János Kádár

(1912—1989) Hungarian statesman

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Imre Nagy (1896—1958) Hungarian communist statesman, Prime Minister 1953–5 and 1956

Laszlo Rajk (1909—1949)


Mátyás Rákosi (1892—1971) Hungarian Communist statesman, First Secretary of the Hungarian Socialist Workers' Party 1945–56 and Prime Minister 1952–3 and 1955–6.

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(b. 26 May 1912, d. 6 July 1989).

Hungarian dictator 1956–89

Early career

Born an illegitimate child as János Czermanek in Fiume, he joined the illegal Hungarian Communist Party in 1932 and advanced to become its First Secretary in 1943. He was imprisoned by the Gestapo in 1944. After the war, he became the Deputy Chief of Police in 1945. He succeeded Rajk as Minister of the Interior in 1948, and subsequently instigated a series of show trials beginning with that of Rajk himself. He was arrested himself in 1951, but released and rehabilitated in 1954. Kádár became General Secretary of the Communist Party in October 1956 and joined Nagy's government as Minister of State.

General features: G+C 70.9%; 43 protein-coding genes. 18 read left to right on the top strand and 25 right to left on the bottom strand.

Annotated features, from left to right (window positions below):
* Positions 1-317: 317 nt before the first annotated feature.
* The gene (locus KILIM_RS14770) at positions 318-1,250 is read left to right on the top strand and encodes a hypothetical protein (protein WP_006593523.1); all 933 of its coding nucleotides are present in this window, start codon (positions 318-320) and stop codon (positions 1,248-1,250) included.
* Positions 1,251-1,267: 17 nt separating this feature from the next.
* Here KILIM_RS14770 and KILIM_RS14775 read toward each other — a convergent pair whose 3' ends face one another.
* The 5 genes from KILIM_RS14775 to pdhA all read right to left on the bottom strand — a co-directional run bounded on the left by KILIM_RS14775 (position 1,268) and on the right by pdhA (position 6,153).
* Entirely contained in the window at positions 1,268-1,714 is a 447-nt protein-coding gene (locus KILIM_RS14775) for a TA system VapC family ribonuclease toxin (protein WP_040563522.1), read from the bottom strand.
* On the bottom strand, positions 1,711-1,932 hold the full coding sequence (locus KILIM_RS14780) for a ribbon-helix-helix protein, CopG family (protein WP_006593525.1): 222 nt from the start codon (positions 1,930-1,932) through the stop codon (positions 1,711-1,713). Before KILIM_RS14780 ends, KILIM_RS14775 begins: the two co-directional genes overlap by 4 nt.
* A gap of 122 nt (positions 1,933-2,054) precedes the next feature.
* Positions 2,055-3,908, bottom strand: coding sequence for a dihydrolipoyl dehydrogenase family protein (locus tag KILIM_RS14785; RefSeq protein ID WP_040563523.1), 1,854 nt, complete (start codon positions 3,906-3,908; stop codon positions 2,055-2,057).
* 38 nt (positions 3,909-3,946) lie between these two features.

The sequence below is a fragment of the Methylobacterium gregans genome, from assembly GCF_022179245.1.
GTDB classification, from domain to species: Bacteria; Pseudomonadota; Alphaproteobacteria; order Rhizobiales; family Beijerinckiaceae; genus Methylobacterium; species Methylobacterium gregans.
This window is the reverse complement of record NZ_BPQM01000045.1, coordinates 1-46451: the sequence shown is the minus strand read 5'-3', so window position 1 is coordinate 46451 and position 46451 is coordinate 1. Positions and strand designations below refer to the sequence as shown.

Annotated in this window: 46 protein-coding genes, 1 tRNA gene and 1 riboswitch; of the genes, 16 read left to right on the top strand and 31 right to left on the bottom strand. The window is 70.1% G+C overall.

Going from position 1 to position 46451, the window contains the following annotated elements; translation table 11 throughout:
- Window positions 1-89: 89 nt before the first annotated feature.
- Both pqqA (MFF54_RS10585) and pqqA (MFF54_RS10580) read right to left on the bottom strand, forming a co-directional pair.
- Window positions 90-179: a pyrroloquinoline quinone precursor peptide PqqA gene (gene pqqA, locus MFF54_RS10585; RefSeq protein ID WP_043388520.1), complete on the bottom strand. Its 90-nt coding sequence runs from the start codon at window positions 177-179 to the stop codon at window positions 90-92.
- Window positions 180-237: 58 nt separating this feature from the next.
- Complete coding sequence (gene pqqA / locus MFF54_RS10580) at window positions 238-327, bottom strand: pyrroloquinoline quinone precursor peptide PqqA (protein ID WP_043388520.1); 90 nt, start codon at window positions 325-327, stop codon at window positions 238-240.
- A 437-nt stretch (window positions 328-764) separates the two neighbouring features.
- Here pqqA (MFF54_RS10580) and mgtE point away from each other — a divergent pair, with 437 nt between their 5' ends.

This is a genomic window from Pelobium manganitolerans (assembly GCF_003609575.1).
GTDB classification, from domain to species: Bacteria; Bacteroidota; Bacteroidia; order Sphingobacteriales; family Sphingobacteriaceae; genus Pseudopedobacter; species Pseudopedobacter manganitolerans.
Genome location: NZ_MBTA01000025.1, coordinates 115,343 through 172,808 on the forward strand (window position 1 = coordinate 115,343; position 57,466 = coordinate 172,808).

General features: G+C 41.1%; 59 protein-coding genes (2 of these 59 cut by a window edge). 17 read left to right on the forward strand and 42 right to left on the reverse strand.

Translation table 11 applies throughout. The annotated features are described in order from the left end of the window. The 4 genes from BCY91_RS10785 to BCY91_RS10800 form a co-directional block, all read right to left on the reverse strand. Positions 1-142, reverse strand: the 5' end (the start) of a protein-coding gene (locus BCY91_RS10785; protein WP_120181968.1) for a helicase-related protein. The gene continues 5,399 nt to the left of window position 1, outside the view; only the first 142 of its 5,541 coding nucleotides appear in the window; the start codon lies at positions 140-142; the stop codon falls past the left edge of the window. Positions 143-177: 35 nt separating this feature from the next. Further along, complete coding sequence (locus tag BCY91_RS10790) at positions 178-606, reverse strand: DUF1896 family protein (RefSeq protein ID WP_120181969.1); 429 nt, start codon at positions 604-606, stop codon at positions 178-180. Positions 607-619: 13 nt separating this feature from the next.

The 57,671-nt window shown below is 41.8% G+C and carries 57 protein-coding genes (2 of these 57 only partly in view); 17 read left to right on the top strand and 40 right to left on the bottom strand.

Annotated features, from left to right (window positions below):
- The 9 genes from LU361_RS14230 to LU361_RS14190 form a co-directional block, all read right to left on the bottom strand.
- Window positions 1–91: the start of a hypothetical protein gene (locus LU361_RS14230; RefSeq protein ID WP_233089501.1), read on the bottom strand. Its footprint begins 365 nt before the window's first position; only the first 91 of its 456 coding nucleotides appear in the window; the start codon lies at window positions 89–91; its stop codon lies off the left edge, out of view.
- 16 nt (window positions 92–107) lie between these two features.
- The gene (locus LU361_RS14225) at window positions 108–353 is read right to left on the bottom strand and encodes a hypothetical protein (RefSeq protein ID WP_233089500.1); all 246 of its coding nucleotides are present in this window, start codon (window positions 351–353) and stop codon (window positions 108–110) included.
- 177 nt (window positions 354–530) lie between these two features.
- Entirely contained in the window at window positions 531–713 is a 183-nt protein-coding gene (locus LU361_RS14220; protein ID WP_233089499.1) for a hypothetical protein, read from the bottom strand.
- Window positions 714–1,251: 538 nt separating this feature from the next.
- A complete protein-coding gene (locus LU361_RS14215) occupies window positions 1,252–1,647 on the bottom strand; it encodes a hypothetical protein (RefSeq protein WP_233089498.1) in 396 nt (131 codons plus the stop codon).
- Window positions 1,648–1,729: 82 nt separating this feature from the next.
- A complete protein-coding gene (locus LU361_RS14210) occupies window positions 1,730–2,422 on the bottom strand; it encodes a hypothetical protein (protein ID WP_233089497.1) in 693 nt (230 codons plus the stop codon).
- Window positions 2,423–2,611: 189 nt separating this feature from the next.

In power

 A few weeks later, when it became clear that Warsaw Pact troops were about to put an end to the Hungarian Revolution, Kádár escaped to the Soviet forces. He signed a public request for Soviet intervention, which brought down Nagy and elevated him to the leadership of the Communist government. To secure his position, he instigated a repressive regime which led to the execution, with or without trial, of hundreds of alleged opponents, supporters of Nagy. He also had Nagy tried and executed in secret in 1958. In 1963, he eased his iron grip as the country had been brought to submission, and in 1968 he created a New Economic Policy. This created greater economic freedom, as some small‐scale private economic activity was allowed. In part through the generous provision of Western loans, in the 1970s and 1980s the country became relatively prosperous by comparison with its Comecon neighbours. However, the dominant state sector remained moribund, as available funds were used to subsidize consumption rather than modernize industry. The increasingly desperate state of the Hungarian economy led to his replacement as General Secretary of the Communist Party in May 1988, whereupon he was given the ceremonial title of president of the party.

Subjects: Contemporary History (Post 1945).

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